gender relationships. Sometimes it is acceptable for a couple to
minister to a single student or colleague, but the pursuit of the
friendship should be done by the person of the same sex. While
there may be rare exceptions to the rule, there are far more
stories of heartache, struggles, and barriers raised toward the
gospel due to cross-gender relationships. When a Christian of
the opposite gender is the fi rst contact with a Muslim, then he
or she should fi nd a Christian of the same gender to befriend
the Muslim acquaintance and become the main contact.

Muslims often come from areas of the world where community
and relationships are important. We must remember that
our Muslim friends are not a project. We must pursue them
for who they are. Be careful about making assumptions. Ask
questions, be genuine, and invite them into your life and model
what you believe.

Often people feel that they need to be an expert in Islam in
order to reach out to Muslims. This is not the case. Having a
general understanding of Islam is helpful. However, you should
be an expert in the gospel. State what you believe, clearly and
without apology, but remember to do this with grace and love.
(1 Pet 3:15)

Islam and Christianity have similar termsó sin, holy, prayer,
fastingóbut they have very different meanings. For example, in
Islam praying is a rote prayer that is repeated at different times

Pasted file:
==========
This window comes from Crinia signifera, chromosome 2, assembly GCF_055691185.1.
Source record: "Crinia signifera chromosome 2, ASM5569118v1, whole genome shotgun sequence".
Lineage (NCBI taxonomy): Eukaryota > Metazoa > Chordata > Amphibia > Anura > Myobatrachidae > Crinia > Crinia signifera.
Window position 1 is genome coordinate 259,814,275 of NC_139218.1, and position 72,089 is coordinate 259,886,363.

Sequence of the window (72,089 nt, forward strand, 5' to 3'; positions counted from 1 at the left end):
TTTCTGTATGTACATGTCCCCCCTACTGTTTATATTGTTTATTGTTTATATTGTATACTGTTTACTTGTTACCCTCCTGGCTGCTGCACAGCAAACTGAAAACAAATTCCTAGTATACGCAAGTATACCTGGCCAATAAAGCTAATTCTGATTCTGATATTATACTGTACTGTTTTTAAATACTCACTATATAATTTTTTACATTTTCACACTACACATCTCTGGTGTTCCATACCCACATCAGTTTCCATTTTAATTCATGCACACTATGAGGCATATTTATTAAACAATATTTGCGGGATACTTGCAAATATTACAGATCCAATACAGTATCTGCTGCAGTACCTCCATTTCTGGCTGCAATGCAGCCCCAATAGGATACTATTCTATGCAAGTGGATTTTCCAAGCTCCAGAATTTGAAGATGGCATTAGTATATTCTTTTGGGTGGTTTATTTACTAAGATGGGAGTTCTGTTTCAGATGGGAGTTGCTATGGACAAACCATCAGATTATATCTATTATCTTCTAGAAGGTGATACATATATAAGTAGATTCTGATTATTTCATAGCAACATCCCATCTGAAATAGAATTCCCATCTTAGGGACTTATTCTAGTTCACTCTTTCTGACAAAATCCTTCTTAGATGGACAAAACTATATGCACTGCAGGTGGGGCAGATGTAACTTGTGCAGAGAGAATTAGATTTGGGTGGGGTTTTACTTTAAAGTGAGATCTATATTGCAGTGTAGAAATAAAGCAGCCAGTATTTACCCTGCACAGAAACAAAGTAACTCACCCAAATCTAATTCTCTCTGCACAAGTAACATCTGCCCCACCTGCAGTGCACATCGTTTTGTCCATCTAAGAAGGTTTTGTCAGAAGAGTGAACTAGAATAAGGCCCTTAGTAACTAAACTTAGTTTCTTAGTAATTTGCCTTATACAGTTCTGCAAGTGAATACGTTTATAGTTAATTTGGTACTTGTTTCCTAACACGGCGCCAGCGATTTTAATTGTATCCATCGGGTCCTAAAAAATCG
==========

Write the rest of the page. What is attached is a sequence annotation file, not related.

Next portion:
of day. It is not a conversation or personal dialogue as it is for
Christians. When sharing what you believe, make sure to defi ne
your terms or give examples of what you are saying.

Muslims respect the sacred
books: the Law of Moses,
the Psalms, the gospels
(the Injil) and the Qurían.
Therefore, let the Word of
God speak for itself. When
sharing, show Scripture passages
that support Christian
teachings. Thus, you place
the responsibility of doctrine
where it belongs ñ on the
Word of God. Also many
Muslim cultures use stories
when talking about their own
faith; therefore, learn to use
parables and stories from the
Bible. (Isa 55:11)


Try not to denigrate Muhammad or the Qurían. This is as offensive
to them as speaking disrespectfully about Christ or the Bible
is to us (and in some cases even more so). We can disagree
with the teachings, and so forth, but in a way that is done with


respect. For example, ìAlthough I do not agree with what you
just said, I can understand and respect your viewpoint.î Be
careful about making broad negative statements about Islam.

As a witness, avoid politically sensitive subjects, praising Israel,
or trying to defend American politics and foreign policy. In Islam
there is no separation of religion and government, so often they
see American foreign policy as representing Christian beliefs.
We need to be careful not to refer to America as a ìChristian
Nation.î You fi rst must build trust before entering into any type
of political dialogues.

The greatest difference between Islam and Christianity is that
we believe in a relational God ñ a God who loves us unconditionally,
pursues us, and desires a personal relationship. In Islam,
Allah (God) is distant and far off. Muslims have 99 names for
God and not one of them is Love!


 Share about Jesusí birth, death, miracles, and ascension.

In honor/shame societies, people are motivated by relationship;
to avoid shame in the eyes of others (to save their own and
othersí face). When shame is exposed, the consequence is relational
separation of some kind: death, banishment, emotional
distancing. An act of shaming needs to be paid back. We need
to keep this in mind both as we build a relationship and as we
seek to communicate the gospel. Honor and shame are more
signifi cant than sin to many Muslims. In other words, being
exposed or caught is more signifi cant than the actual act.